Bangladesh has been placed in 110th position among 117 countries that were surveyed under the Global Competitiveness Report 2005-06, indicating no major change in its situation, in terms of business competitiveness compared to that of the previous year.
The country was placed 102th among 104 countries surveyed and covered under the Global Competitiveness Index (GCI) in the previous year. Many new entrants -- including Mongolia, East Timor, Tajikistan -- were better placed than Bangladesh this year, the report said.
The World Economic Forum (WEF) released the report Wednesday, ranking countries across the globe in terms of their expertise in investment and business environment.
The Centre for Policy Dialogue (CPD) -- a local think-tank -- released a country-specific shortened version of the report in cooperation with the WEF.
Business Competitiveness Index (BCI) is usually used to determine the level of corruption.
CPD Executive Director Debapriya Bhattacharya presented the Competitiveness Environment Study Report based on surveys on 93 private companies with capital of over Tk 100 million each at a press conference at the CPD's conference room.
"The report did not reflect the observations of the CPD but those of business enterprises that were interviewed during the survey," Debapriya told the newsmen.
Persistent corruption, poor infrastructure and indecisiveness on the part of the government are among the reasons for the poor ranking of Bangladesh in the GCI index, the report stated.
Debapriaya said credit rating fraud and misuse of funds by the government have increased.
The index of the government institutions has, however, improved slightly, he added.
According to the report, the private sector enterprises, like those in the public sector, are experiencing a lack of accountability.
The government often takes decision on fiscal matters, particularly concerning its taxation structure to favour certain companies, it maintained.
According to the survey, there have been slight improvements in annual tax payment, police service and controlling bribes.
Entrepreneurs think the government's negative attitude had also been reflected in the agricultural sector, resulting in its deteriorating performance.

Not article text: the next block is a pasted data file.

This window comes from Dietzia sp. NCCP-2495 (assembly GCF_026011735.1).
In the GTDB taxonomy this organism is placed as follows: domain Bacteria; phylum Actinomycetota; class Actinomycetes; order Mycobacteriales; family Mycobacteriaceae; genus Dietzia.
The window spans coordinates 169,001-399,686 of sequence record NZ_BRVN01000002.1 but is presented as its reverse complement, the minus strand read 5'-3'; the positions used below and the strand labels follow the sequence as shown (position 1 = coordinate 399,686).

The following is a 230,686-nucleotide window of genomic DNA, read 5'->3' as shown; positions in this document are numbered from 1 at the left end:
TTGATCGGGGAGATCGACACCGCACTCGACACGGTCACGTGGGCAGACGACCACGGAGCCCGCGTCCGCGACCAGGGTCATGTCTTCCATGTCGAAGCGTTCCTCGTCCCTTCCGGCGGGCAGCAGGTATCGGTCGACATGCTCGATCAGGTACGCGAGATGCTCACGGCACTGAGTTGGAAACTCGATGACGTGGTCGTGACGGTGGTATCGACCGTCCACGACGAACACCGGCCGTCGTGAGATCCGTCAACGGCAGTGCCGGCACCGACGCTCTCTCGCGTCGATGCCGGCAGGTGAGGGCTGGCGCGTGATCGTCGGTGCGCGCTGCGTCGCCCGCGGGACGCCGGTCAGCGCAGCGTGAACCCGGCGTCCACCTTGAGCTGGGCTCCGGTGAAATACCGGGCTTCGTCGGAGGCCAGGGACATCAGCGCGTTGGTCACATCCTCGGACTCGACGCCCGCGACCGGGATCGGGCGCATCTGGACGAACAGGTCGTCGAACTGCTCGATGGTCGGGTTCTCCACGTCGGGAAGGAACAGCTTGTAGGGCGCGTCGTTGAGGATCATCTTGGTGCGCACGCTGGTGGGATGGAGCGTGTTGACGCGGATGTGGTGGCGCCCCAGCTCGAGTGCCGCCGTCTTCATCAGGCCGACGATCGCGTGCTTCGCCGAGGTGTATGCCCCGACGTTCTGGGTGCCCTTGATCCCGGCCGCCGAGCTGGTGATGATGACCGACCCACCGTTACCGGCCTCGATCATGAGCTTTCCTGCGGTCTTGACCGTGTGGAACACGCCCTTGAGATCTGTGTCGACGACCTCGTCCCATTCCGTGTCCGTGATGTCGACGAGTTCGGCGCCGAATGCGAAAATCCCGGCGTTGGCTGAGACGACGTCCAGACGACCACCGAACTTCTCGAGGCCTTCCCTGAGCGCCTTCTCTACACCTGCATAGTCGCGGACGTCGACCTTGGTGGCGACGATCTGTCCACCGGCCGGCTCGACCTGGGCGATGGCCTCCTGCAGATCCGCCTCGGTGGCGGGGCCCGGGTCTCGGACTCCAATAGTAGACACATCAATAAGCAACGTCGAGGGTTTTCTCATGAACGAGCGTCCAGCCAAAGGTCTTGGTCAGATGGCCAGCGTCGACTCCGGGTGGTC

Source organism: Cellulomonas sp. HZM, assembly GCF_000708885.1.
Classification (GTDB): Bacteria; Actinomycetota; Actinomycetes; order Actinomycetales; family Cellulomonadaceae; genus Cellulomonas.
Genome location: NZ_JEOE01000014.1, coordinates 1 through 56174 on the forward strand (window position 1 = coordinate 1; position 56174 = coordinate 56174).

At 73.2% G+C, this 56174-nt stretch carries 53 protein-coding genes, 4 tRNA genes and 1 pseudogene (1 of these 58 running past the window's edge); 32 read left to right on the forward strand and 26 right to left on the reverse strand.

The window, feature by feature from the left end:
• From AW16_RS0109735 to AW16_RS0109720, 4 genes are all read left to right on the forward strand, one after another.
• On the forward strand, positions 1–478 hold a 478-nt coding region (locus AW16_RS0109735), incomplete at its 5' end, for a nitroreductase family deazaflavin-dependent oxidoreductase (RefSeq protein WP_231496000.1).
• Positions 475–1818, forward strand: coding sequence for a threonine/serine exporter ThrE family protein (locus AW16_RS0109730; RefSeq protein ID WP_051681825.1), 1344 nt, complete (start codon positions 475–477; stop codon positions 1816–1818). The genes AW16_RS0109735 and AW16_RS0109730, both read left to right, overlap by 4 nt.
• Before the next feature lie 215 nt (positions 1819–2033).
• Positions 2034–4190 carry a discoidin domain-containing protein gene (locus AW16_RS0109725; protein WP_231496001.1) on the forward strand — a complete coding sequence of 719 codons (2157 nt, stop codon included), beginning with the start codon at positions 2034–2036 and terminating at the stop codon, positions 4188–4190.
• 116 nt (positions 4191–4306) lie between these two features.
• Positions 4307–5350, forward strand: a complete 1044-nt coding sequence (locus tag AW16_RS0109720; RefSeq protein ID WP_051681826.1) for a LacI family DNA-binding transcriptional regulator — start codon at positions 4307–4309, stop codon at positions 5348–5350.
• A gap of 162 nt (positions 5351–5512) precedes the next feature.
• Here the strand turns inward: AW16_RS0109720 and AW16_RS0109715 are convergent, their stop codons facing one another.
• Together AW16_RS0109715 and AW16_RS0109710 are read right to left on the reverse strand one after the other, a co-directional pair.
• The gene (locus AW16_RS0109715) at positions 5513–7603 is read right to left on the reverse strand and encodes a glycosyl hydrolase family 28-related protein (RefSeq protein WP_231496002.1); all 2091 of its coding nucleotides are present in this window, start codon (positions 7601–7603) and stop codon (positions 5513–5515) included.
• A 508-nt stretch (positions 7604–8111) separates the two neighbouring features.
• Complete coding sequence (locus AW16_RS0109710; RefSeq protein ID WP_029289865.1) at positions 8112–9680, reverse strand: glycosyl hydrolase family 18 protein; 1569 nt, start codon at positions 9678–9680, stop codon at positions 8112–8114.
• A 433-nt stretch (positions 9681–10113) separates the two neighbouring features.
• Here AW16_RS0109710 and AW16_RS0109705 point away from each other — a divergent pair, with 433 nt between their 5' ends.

Among the South Asian countries, both Pakistan and India have developed their business competitive positions compared to their situation in the previous year.
Pakistan topped the position in South Asia graduating to 83rd position from 91st, while India moved to 50th place from that of 55th.
Sri Lanka's position deteriorated to 98th position this year from 73rd last year.
The CPD, in collaboration with the WEF, has been assessing business competitiveness environment of Bangladesh since 2001.
The companies representing the sectors like manufacturing, financial institutions, real estates and construction, information and communication technology (ICT) and transport and engineering were among those surveyed for preparing the report.
Of the surveyed companies, 90 per cent were located in Dhaka.
Among the respondents, 49 per cent were from manufacturing sector, 15 per cent from financial institutions, nine per cent from ICT, seven per cent from real estate and construction, seven per cent transport and engineering and the remaining 13 per cent from other sectors.
Issues that were dealt with, by the survey included those relating to role of government and public sector, quality of services provided by public institutions, infrastructure, state of human resources, financial system, domestic competition, company operation and strategy, technology, environmental policy, relative importance of international financial institutions, macro-economic stability, growth prospects and other current matters.